Tag Archives: FWW

Sod the Visitor Books, #Folkestone #FWW

I research the embarkations from Folkestone during the First World War. The sources for my information include

War Diaries

Army Forms B103s

Personal Memoirs

I DO NOT USE THE HARBOUR MOLE CAFES VISITORS BOOK

Why? Afterall the books contain an estimated 42,000 signatures (Step Short.) Apart from Medal Cards these signatures are the only other reference that a soldier, or other individual actually lived. They also give a date when that individual was in Folkestone. Fascinating books. If you are ever in Folkestone,Kent, England, do go and look at them. They are at Folkestone Museum and also online somewhere.

So again, why do I not use them as a source?

I research EMBARKATIONS from Folkestone, not DISEMBARKATIONS. The visitors books were mostly signed by people returning from France and Flanders, not by people going to France and or Flanders.

Army Embarkations from Folkestone started at the end of March 1915. Not on the 4th August 1914

It is easy to check if you wish. From the 1915 pages find a soldier and look up their Medal Card.

or, Find a soldier in any of the other volumes and see if their Army Form B103 still exists.

Also the cafe was only open during the daylight hours and just look at where the cafe is. Next to the railway platform, which is next to the railway track, which is next to the quayside, then there is the boat. Battalions could arrive at the harbour and embark in ten minutes. Think about how long it would take to queue, get served, drink your tea, go around the train, and embark.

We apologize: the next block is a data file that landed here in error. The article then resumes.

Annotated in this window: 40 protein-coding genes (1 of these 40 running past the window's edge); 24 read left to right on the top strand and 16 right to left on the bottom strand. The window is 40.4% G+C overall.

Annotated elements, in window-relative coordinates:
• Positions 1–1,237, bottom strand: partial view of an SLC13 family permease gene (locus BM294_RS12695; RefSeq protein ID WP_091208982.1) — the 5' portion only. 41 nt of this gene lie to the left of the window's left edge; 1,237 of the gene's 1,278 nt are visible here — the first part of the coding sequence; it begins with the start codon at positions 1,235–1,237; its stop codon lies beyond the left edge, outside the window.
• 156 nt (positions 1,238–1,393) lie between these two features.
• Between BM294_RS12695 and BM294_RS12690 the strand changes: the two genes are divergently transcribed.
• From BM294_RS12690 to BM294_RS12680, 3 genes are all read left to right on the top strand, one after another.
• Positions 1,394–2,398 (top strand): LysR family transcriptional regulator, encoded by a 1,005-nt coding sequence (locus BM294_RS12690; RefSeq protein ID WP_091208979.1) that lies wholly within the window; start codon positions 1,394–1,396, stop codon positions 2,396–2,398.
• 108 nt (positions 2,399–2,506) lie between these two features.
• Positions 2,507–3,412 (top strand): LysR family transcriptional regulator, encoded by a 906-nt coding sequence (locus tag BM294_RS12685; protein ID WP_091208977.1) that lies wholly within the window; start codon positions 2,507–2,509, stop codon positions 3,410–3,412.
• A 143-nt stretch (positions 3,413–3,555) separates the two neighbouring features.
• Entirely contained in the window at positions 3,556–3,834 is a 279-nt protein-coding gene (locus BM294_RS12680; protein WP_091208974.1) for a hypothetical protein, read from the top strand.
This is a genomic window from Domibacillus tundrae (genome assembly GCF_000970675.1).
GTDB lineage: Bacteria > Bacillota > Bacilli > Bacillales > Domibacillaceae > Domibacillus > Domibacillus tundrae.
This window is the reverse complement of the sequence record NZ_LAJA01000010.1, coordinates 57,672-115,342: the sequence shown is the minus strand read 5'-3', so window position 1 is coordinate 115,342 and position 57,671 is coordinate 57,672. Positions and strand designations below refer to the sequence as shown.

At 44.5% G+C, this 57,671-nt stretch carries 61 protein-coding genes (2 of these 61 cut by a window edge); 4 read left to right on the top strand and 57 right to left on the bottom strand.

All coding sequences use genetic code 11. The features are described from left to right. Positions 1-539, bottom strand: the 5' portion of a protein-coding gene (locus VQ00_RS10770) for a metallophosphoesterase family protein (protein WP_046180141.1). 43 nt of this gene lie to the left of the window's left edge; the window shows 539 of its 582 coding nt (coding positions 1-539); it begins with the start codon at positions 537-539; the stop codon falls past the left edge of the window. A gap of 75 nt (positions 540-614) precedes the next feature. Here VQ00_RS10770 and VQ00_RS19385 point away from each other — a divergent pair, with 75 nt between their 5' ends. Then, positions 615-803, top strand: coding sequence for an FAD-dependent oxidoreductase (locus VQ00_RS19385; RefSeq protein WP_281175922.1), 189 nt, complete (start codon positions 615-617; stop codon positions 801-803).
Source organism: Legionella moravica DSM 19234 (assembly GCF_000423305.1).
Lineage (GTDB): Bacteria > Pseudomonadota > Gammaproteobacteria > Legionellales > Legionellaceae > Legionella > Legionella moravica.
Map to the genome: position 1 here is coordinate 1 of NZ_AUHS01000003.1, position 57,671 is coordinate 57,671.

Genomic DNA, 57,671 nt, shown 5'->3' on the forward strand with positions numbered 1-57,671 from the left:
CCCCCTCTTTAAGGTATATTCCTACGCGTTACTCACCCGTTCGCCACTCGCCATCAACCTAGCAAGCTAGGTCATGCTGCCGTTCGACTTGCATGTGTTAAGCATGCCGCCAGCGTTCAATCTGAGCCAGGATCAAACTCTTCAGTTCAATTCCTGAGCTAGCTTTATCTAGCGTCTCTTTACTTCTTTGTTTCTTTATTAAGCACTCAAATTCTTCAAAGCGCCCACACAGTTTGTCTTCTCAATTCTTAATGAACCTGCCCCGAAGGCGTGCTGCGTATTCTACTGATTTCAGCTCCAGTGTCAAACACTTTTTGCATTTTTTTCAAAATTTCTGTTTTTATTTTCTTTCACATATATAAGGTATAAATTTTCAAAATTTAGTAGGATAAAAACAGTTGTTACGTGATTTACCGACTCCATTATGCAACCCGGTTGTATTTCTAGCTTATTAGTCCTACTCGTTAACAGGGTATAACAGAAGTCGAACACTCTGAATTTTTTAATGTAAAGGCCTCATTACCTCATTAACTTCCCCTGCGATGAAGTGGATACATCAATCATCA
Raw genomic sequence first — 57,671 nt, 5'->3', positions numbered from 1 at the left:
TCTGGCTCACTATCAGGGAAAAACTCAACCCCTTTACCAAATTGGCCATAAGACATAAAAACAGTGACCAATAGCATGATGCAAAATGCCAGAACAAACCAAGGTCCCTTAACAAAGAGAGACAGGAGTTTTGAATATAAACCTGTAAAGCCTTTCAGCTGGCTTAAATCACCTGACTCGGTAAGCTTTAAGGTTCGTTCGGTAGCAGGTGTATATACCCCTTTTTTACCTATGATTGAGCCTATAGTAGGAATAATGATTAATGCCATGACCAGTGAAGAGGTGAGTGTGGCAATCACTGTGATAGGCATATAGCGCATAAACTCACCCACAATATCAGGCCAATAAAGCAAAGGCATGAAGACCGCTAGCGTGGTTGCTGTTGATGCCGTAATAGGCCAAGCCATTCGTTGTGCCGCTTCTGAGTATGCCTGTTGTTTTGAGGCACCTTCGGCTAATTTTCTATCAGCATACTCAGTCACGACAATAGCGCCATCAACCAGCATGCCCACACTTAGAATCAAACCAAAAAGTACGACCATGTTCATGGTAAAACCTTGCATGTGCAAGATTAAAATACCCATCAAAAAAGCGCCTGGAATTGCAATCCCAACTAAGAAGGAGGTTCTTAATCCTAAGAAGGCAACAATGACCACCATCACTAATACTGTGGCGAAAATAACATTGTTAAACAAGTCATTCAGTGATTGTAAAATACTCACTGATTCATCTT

Compare dates. I’m also not impressed by the morons who tell me millions marched down what is now known as the Road of Rememberance. It says so on the cairn at the top.

This is what the plaque says.

Read it slowly word for word.

It states very clearly, TENS OF THOUSENDS… … TO AND FROM, ie in both directions. NOT MMILLIONS, NOT HUNDREDS OF THOUSENDS, IT STATES Tens of thousends.

Yes, I know some units did march down the road. If asked very nicely I will let you see the list.

Amerian units also marched done the road during the war.

Canadian Units did not.

How do we know?

We have their war diaries and other sources. It is well known how soldiers marched from Shorncliffe to the Harbour. Down the Military Road and along the Lower Sandgate Road thats how.

There are daft buggers who tell me soldiers marched from Folkestone Central Railway station down to thhe harbour. Hate well actually delighted to tell you. like hell they did.

More than a few Soldiers would have taken their chance and deserted on the way. There was no point in stopping at Folkestone Station, the next, last and only stop was the harbour.